Before he was a world-famous novelist, including the four-book “Rabbit” series, before he won Pulitzer Prizes and National Book Awards, Pennsylvania native John Updike was an aspiring cartoonist growing up in Shillington, Berks County.
As a 15-year-old, in 1948, he wrote a letter to Harold Gray, the creator of the “Little Orphan Annie” comic strip. Four fawning paragraphs led to a final one:
“All this well-deserved praise is leading up to something, of course, and the catch is a rather big favor I want you to do for me. I need a picture to alleviate the blankness of one of my bedroom walls, and there is nothing that I would like better than a little momento [sic] of the comic strip I have followed closely for over a decade. So — could you possibly send me a little autographed sketch of Annie that you have done yourself? I realize that you probably have some printed cards you send to people like me, but could you maybe do just a quick sketch by yourself? Nothing fancy, just what you have done yourself. I [sic] you cannot do this (and I really wouldn’t blame you) will you send me anything you like, perhaps an original comic strip?”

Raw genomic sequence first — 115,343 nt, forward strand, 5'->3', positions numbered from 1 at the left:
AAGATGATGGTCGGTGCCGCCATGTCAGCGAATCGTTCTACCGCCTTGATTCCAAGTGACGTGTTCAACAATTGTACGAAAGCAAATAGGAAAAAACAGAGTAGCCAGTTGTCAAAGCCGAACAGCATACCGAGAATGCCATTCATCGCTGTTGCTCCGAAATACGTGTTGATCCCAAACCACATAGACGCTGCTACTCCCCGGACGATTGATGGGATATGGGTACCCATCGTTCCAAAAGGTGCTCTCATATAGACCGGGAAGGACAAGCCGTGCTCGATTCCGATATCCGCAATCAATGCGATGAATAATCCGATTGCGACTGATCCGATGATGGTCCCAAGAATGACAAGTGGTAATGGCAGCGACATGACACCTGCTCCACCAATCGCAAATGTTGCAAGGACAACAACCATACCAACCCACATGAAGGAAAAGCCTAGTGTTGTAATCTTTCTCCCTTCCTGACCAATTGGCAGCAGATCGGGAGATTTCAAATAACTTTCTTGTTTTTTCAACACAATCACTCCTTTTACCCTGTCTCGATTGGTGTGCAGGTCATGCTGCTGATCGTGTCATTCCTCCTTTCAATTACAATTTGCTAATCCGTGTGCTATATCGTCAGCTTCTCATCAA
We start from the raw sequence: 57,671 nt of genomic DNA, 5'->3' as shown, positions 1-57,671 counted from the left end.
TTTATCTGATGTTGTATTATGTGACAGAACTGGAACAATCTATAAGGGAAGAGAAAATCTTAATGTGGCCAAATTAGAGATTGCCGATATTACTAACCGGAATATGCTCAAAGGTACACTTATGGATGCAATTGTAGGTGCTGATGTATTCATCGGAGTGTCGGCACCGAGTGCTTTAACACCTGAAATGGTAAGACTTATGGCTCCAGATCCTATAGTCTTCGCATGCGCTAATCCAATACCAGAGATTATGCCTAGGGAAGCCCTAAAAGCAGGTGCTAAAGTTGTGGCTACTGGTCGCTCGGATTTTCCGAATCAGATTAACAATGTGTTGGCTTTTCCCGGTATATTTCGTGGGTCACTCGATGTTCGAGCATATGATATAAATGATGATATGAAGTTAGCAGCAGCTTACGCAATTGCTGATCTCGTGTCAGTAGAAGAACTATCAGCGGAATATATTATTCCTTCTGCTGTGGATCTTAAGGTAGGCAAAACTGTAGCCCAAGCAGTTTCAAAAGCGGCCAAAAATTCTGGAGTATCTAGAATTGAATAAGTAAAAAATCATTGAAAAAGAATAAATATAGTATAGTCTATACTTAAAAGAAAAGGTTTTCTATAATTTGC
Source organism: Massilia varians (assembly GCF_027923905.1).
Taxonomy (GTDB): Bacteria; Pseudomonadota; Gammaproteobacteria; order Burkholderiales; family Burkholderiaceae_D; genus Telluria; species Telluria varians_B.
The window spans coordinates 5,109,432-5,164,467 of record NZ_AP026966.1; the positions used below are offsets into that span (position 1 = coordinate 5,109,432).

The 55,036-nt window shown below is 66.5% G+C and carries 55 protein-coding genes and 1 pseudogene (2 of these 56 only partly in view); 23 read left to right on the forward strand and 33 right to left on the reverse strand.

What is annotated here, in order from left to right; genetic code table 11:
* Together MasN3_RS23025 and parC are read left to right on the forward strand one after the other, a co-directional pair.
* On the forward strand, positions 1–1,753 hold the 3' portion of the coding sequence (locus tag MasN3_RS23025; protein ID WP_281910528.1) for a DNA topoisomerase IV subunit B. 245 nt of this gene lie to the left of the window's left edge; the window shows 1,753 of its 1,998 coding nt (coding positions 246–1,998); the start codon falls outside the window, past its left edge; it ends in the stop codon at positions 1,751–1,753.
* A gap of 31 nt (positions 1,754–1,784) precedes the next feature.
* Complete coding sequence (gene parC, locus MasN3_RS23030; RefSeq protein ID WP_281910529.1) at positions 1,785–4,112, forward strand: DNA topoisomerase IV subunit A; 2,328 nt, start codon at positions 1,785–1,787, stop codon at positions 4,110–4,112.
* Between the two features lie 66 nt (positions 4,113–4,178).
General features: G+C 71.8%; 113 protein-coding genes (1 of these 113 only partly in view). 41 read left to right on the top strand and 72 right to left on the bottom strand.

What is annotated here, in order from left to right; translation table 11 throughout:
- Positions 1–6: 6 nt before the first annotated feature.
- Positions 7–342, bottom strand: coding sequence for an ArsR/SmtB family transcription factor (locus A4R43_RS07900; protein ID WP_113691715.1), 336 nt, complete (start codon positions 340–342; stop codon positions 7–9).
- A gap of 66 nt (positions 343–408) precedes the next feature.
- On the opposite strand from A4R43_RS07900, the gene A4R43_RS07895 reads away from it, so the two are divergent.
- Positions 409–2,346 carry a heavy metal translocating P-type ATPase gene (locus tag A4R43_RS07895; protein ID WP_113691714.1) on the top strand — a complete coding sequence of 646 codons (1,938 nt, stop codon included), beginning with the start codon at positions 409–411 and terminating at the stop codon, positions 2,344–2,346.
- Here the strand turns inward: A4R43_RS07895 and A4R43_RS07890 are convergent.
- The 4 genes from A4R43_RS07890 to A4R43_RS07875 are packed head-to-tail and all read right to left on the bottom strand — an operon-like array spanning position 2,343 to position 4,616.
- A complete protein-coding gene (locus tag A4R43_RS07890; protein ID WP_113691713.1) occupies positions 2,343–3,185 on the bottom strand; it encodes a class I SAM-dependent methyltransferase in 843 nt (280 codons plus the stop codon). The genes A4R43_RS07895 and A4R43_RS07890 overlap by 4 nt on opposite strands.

Updike, who died 10 years ago this month, recalled in a 2004 article in The Guardian that Gray responded with "a drawing, possibly the standard photo he had on hand with a personal comment in a talk balloon."
‘Happy Valentine’s Day’
Fast forward to Feb. 14, 1996 — Valentine’s Day — and Updike was one month shy of his 64th birthday. The night before, he had spoken at Franklin & Marshall College in Lancaster and now he was on campus signing his new novel, “In the Beauty of the Lilies.” My girlfriend at the time waited in a long line with a copy of the book she would give to me.
Updike signed the title page: “for Neal Happy Valentine’s Day John Updike”
But the cartoonist in him couldn’t resist, so he drew a heart with lace around it and an arrow cutting through.
Not only are the drawing and the story behind it compelling, but Updike’s ties to Berks County and the creation of the heart in Lancaster ring true to Stay’s focus on a sense of place.
That’s why we’ve reproduced the heart — in pink ink on red fabric — on the front of our first children’s sizes and our first women’s cut.
Concluding his request letter to Gray, 15-year-old Updike wrote: “Whatever I get will be appreciated, framed, and hung.”
He typed that letter on Jan. 2, 1948.
We’re introducing the Updike heart tee on that exact day, 71 years later. The heart he drew for me remains appreciated and now is, effectively, framed and hung on the front of our newest tees.